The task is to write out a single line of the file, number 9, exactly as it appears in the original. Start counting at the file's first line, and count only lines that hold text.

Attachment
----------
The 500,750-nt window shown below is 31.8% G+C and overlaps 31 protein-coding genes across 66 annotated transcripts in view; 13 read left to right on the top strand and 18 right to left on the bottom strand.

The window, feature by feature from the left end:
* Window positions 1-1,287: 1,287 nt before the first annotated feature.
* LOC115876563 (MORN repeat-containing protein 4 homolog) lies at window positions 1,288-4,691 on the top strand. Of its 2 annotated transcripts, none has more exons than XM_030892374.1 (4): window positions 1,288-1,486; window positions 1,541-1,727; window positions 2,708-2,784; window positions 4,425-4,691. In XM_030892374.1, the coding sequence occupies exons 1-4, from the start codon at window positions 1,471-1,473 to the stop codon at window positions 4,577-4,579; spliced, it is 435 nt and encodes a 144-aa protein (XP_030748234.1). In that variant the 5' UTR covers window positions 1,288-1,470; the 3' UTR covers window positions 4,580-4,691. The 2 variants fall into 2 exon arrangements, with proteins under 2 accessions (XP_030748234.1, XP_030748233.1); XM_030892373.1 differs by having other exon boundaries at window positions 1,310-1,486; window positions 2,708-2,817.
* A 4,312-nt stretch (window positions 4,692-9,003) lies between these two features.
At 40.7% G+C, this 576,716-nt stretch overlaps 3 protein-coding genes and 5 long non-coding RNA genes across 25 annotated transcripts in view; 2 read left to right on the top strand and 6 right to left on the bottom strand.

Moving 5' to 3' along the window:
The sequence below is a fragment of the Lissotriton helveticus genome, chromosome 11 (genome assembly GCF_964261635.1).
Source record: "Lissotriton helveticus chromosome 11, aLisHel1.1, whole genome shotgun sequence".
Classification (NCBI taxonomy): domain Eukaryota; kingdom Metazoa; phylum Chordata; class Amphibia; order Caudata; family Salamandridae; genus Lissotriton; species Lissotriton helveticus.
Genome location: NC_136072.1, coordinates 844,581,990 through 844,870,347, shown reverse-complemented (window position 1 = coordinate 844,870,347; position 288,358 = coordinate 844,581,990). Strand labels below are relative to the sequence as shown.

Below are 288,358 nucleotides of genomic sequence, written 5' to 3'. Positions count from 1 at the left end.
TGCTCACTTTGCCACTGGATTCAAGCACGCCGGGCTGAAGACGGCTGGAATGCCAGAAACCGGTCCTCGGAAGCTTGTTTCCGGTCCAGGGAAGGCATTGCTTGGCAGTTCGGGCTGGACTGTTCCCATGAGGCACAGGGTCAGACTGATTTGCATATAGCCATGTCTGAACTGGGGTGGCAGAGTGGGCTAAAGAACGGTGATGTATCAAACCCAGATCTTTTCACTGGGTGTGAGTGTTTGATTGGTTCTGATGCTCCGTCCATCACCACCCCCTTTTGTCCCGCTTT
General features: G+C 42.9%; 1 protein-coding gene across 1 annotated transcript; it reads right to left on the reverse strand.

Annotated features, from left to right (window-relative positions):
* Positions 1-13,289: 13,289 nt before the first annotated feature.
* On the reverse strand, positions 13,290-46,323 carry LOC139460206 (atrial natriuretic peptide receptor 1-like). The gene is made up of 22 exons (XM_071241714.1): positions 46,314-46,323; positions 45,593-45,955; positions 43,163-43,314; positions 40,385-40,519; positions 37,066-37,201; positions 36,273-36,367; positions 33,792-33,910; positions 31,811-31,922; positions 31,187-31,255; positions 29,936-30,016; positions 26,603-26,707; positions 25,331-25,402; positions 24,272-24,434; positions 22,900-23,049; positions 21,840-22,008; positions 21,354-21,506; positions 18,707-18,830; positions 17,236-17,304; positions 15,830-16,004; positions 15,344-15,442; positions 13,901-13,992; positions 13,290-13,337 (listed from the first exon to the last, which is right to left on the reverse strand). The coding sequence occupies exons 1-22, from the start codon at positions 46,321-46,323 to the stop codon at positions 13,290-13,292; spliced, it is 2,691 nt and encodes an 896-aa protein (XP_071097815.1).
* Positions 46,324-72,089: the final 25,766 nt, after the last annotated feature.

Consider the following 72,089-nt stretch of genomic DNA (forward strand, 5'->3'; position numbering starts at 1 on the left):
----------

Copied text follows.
Source record: "Lissotriton helveticus chromosome 11, aLisHel1.1, whole genome shotgun sequence".